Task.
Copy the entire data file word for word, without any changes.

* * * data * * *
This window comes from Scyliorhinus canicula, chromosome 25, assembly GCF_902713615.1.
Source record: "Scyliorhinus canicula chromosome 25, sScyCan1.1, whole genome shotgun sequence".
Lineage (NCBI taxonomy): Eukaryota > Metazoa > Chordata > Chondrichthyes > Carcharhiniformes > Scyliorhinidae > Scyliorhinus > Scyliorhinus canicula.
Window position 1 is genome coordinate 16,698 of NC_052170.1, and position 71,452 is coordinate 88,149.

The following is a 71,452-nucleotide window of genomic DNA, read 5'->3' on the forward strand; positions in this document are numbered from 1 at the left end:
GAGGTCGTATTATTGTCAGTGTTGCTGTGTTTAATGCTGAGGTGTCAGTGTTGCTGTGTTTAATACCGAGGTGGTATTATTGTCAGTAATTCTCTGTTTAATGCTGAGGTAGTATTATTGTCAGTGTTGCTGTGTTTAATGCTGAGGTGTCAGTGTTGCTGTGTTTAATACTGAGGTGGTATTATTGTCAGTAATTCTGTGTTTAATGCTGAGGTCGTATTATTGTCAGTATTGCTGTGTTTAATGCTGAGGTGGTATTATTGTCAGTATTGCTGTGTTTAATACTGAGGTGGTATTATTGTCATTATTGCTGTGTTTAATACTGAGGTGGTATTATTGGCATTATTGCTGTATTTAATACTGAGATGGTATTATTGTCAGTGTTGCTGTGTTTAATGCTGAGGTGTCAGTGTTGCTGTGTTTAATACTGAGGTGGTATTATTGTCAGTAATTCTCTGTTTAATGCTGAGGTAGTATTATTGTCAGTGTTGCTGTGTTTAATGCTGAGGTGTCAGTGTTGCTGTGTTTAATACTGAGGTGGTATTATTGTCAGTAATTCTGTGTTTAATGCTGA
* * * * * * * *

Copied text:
This window comes from Scyliorhinus canicula, chromosome 25, assembly GCF_902713615.1.
Source record: "Scyliorhinus canicula chromosome 25, sScyCan1.1, whole genome shotgun sequence".
Lineage (NCBI taxonomy): Eukaryota > Metazoa > Chordata > Chondrichthyes > Carcharhiniformes > Scyliorhinidae > Scyliorhinus > Scyliorhinus canicula.
Window position 1 is genome coordinate 16,698 of NC_052170.1, and position 71,452 is coordinate 88,149.

The following is a 71,452-nucleotide window of genomic DNA, read 5'->3' on the forward strand; positions in this document are numbered from 1 at the left end:
GAGGTCGTATTATTGTCAGTGTTGCTGTGTTTAATGCTGAGGTGTCAGTGTTGCTGTGTTTAATACCGAGGTGGTATTATTGTCAGTAATTCTCTGTTTAATGCTGAGGTAGTATTATTGTCAGTGTTGCTGTGTTTAATGCTGAGGTGTCAGTGTTGCTGTGTTTAATACTGAGGTGGTATTATTGTCAGTAATTCTGTGTTTAATGCTGAGGTCGTATTATTGTCAGTATTGCTGTGTTTAATGCTGAGGTGGTATTATTGTCAGTATTGCTGTGTTTAATACTGAGGTGGTATTATTGTCATTATTGCTGTGTTTAATACTGAGGTGGTATTATTGGCATTATTGCTGTATTTAATACTGAGATGGTATTATTGTCAGTGTTGCTGTGTTTAATGCTGAGGTGTCAGTGTTGCTGTGTTTAATACTGAGGTGGTATTATTGTCAGTAATTCTCTGTTTAATGCTGAGGTAGTATTATTGTCAGTGTTGCTGTGTTTAATGCTGAGGTGTCAGTGTTGCTGTGTTTAATACTGAGGTGGTATTATTGTCAGTAATTCTGTGTTTAATGCTGA